Thus did they walk, while the heart of the child continued to rejoice.

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Suddenly, there is the sound of wheels, the whoosh of horses, and pillars of dust: From the curve of Vilna Street, from the direction of the railway station, a large carriage with two wagons speeds by. Pinia the Red is sitting in the cabin of the carriage. He is the lead wagon driver of all the “holders of reins” in the city. His sons Hershel and Shepsl drive behind him, sitting on a seat, stretching and pulling with their hands, and whistling to the horses: “Whoa!” They crack the whip.

Their father, Pinia the Red, saw that his children are erring, and acting improperly with the horses. He calls out loudly:

“Hey you rebellious ones, put the reins down, drop the whips from your hands!”

Pinia's sons Hershel and Shepsl are chastised, and lower their heads. Their whole bodies are trembling from the verdict of their father. The horses, however, raise their heads with pride. The merit of their ancestors, the swift horses, certainly stood for them this time. They shake their manes, neighed joyously, as if to say in horse language.

“It is clear––you rebellious sons will get your punishment.”[16]

 

18. Everything For Free!

More than the child coveted in his heart those sitting on the platform, and was jealous that they are leading fine animals like these horses – he placed his attention toward the strange people sitting in freedom and luxury in the carriage and wagons of Pinia the Red. Those people had colored kerchiefs on their heads, and wore multicolored cloaks. The had some sort of candle–like shaft in their mouths. It looked like a snake. Whenever they chirp at them, they make noise and roll up to their original state. They had scepters in their hands. They were apparently kings or noblemen. Two were sitting in a wagon, displaying a long banner with large letter, with the statement in Polish, Hebrew, and Yiddish:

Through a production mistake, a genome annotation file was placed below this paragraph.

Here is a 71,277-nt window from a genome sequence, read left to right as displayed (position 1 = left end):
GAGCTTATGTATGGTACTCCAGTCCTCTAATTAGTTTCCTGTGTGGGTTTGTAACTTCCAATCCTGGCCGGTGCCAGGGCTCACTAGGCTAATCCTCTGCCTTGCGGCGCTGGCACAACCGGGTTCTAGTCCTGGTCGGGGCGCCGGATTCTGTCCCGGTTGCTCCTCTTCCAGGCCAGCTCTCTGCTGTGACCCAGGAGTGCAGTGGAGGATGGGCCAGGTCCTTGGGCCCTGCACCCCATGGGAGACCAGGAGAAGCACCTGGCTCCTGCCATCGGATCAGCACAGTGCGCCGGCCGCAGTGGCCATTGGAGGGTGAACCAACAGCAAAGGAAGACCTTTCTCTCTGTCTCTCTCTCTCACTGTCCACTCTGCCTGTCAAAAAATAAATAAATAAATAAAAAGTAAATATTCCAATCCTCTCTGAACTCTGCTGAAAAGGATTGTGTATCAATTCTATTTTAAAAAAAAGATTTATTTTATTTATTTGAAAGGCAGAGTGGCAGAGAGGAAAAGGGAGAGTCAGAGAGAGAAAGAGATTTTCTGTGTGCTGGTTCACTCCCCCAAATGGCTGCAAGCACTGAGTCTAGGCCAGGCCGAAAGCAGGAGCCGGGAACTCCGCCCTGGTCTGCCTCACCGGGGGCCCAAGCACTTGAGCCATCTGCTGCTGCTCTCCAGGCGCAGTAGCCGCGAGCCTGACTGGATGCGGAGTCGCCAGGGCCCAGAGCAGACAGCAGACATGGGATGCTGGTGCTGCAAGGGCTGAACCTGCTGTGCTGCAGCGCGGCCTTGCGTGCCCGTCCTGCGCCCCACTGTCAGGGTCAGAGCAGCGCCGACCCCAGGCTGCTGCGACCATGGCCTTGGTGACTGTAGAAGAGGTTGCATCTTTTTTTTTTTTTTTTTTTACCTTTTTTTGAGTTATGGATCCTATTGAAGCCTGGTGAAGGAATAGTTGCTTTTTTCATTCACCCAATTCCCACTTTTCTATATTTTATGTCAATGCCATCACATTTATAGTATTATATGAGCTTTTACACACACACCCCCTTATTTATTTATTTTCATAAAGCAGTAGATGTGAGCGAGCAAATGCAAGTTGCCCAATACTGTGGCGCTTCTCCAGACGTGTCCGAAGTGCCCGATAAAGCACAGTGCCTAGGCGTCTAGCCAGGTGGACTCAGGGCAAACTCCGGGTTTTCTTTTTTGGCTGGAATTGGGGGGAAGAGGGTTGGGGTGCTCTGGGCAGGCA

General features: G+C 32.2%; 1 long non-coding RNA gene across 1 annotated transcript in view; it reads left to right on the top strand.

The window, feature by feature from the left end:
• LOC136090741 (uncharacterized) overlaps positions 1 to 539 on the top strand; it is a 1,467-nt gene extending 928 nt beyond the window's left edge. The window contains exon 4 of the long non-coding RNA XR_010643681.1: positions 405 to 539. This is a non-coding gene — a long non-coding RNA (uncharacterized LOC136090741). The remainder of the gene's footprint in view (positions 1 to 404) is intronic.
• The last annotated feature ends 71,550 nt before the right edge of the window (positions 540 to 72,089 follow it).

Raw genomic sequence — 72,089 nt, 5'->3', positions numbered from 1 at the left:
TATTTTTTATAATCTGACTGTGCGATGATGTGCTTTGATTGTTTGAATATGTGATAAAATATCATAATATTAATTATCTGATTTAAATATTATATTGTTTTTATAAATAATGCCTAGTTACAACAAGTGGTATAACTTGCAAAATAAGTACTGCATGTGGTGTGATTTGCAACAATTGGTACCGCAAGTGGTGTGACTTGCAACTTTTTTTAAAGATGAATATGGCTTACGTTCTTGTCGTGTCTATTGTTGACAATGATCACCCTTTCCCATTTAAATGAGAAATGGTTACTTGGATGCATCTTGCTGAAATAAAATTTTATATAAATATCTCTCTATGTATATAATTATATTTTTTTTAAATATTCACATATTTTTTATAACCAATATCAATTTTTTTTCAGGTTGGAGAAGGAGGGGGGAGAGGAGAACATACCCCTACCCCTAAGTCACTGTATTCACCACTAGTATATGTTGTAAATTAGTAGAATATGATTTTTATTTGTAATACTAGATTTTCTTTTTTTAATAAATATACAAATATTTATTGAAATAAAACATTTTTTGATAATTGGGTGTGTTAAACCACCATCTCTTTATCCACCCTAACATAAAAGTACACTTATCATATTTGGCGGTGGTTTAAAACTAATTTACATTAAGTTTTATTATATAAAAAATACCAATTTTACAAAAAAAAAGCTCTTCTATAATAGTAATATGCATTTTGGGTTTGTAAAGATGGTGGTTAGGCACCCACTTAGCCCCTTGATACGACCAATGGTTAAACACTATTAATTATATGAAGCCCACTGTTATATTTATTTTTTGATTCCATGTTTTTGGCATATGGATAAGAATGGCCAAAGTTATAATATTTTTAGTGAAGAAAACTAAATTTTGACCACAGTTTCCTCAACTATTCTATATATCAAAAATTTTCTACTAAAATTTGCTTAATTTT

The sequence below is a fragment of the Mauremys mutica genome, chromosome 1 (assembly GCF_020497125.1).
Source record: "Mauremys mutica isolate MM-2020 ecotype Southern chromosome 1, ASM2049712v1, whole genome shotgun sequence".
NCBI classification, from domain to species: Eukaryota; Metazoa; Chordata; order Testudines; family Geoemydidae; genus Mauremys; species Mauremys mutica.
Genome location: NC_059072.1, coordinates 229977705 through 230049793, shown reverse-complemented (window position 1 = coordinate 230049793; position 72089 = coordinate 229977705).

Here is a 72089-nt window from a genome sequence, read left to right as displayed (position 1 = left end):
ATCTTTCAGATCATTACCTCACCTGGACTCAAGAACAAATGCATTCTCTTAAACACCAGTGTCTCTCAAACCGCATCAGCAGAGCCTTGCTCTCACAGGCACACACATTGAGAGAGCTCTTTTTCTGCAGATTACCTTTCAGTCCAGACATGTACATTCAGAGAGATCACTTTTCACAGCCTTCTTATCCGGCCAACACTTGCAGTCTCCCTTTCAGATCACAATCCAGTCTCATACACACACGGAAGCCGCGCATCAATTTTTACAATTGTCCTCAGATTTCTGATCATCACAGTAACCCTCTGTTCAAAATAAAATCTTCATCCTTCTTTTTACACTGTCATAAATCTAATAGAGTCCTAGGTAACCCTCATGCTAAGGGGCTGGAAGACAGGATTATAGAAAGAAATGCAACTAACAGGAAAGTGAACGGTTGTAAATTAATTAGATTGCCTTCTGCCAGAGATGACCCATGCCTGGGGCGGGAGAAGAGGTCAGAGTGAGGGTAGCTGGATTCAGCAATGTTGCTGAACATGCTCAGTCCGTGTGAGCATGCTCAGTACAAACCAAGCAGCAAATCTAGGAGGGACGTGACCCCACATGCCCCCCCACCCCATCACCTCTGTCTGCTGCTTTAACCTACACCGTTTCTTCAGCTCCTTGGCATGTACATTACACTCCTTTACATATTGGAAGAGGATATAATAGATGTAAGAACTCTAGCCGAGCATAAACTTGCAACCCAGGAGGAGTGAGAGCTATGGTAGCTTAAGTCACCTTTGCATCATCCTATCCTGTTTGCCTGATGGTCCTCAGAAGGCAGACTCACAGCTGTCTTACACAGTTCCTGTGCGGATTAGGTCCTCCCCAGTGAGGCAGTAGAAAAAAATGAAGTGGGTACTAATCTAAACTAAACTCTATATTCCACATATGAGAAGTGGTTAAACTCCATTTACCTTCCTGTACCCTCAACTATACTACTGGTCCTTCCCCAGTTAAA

It is darmo![17]

It is free!

It is free!

The net day, Wednesday, was the market day in the city. These strange people stood in the open area in front of the firehall, and unfurled these enchanting banners that were resting in this wagon, now traveling behind them.

The people took out all the wonders of the world from the carriage, spread them on the stalls to the light of the day. They set up a splendid platform, and ascended the steps, clothed in their splendid cloaks,